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Rachmaninoff is remembered and loved as one of the greatest pianists of the 20th century. He was born to an aristocratic family and as a child of nine entered the St. Petersburg Conservatory. Three years later he transferred to the Conservatory at Moscow, from which he graduated with a Gold Medal in 1892. That same year he started on a long concert tour of Russia and appeared in London in 1899 as composer, conductor, and pianist. He paid his first visit to the United States in 1909 and wrote his Third Piano Concerto for that occasion. Various inducements to stay failed to tempt him, and he returned to live in Moscow. However, in 1917 the Russian Revolution drove him abroad, and he was never to see his native country again. He spent most of the rest of his life in the United States and Switzerland and, rather unwillingly, continued to travel widely in Europe and America giving concerts.
Rachmaninoff wrote his last major work, the Symphonic Dances, in the summer and fall of 1940 at his Long Island summer house in Huntington, New York, while vacationing from a busy concert schedule. Rachmaninoff had originally given the three movements the titles “Morning,” “Noon,” and “Evening,” which were to signify the three stages of life: childhood, maturity, and old age. By the time the work premiered, however, he had decided to dispense with all descriptive references.
The first movement is built upon a traditional sonata form. It begins with a pulsing rhythm followed by a capricious main theme. An equally vigorous second theme is derived from the first. The development section is more subdued in nature, and the ballad-like treatment of the thematic material is permeated with Rachmaninoff’s characteristic nostalgia.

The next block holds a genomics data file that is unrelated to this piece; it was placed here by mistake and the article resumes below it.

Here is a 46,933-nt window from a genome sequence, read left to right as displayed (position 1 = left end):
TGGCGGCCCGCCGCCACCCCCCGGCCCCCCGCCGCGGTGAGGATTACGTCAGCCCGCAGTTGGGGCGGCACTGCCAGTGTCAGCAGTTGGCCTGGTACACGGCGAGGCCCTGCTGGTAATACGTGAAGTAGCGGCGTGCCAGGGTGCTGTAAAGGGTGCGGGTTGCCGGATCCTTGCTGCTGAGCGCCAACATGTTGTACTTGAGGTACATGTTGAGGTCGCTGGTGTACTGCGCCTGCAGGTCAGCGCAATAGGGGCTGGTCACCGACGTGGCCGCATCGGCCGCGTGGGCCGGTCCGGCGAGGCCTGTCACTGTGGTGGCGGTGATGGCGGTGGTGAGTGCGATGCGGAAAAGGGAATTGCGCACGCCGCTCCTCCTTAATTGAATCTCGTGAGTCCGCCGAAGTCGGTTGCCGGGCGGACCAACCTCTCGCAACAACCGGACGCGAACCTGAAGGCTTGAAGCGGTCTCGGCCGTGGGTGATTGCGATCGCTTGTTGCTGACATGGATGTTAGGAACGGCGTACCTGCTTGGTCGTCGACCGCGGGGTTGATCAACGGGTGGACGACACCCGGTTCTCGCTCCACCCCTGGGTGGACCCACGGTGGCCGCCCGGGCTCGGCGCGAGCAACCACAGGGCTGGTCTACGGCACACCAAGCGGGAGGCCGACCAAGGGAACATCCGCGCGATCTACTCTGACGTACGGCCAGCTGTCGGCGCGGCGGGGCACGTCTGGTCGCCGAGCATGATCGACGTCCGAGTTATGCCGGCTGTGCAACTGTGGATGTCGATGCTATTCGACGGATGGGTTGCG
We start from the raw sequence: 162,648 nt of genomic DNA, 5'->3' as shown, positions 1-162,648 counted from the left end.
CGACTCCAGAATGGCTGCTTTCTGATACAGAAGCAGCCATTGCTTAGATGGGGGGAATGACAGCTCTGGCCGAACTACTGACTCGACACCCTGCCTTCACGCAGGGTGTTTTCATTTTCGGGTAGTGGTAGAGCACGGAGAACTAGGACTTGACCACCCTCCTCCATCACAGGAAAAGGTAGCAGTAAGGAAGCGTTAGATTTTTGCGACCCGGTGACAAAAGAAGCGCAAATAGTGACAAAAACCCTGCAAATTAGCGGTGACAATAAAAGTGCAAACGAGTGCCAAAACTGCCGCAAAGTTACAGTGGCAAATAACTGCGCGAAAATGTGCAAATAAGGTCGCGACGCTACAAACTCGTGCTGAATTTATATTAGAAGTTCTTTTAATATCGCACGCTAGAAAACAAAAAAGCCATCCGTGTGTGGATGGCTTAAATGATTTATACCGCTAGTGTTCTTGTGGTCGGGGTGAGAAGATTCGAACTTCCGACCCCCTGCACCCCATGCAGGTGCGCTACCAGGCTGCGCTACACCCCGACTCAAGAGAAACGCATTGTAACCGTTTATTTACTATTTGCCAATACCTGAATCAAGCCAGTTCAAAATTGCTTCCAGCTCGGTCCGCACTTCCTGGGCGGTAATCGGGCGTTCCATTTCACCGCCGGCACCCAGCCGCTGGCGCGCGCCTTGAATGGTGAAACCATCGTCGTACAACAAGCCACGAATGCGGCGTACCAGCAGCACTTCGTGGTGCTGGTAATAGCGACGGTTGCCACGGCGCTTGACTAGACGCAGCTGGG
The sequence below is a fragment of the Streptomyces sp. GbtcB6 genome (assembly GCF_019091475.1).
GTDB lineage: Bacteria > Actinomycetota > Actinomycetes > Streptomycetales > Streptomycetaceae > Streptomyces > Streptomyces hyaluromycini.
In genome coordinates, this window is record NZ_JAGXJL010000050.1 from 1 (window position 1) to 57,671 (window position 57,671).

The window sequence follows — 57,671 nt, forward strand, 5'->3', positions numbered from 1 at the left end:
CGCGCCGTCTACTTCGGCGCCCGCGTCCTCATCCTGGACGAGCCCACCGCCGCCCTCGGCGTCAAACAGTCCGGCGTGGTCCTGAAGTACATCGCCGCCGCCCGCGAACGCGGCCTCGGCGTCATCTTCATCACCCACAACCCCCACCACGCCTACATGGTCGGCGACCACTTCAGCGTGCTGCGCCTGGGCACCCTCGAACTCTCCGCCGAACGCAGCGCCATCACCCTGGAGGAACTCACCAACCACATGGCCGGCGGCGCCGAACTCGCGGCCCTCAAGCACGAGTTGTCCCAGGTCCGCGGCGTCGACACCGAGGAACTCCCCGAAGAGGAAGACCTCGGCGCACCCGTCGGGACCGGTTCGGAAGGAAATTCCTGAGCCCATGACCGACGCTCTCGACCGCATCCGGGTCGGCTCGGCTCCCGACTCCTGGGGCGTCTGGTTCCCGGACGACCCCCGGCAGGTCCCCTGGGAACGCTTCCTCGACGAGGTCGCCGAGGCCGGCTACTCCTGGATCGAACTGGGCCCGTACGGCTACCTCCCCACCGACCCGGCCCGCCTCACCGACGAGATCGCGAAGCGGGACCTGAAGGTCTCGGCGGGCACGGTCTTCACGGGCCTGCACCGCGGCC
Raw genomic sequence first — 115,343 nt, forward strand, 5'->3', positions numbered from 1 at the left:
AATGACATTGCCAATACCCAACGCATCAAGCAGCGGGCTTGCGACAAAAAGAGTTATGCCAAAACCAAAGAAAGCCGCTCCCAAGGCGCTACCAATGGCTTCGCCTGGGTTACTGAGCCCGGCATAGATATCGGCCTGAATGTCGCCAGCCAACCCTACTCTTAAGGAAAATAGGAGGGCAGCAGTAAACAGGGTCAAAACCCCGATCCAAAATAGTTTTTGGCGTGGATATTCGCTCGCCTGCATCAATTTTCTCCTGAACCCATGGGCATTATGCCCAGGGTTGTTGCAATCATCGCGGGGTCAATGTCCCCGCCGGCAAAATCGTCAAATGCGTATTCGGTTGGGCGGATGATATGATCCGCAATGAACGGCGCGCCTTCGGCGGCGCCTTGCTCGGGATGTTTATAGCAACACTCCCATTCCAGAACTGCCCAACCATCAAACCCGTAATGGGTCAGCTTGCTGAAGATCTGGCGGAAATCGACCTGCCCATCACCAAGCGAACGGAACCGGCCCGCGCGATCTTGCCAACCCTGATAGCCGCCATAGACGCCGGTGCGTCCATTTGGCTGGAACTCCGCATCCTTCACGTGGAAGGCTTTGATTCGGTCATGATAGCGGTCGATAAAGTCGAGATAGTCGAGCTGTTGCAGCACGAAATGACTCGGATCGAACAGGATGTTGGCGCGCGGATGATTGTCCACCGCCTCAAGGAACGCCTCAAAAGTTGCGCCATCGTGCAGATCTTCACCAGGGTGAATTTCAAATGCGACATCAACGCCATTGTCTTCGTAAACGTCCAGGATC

The second movement is an extended waltz, even though the typical 3/4 waltz beat is never present. The music is mostly nostalgic and at times even sad and macabre. The movement begins with a sinister fanfare, after which the basic rhythmic pulse is established. Following a short cadenza -like passage, the main theme appears and is developed extensively.
In the final movement, Rachmaninoff enriches his palette with an array of percussive figures, resulting in some electrifying musical punctuation. Conforming to a tripartite (A-B-A) form, the outer sections of the movement get their basic impulse from motivic cells, some of which are derived from Spanish dances such as the jota and the seguidilla. The middle section is nostalgic and lamenting, exhibiting a great deal of chromaticism. Upon the return of the main agitated section, the ancient Dies irae chant from the Gregorian Requiem Mass is heard. This chant melody haunted the composer throughout his career; he first used it in the First Symphony (1895). As if to dispel the invading darkness, Rachmaninoff introduces a new motif in the coda marked “Alliluya” [sic], and the work ends brilliantly.
The composer’s own version of the work for two pianos is performed this evening.
-- Notes by Ileen Zovluck; © 1998 and 2001, Columbia Artists Management, Inc.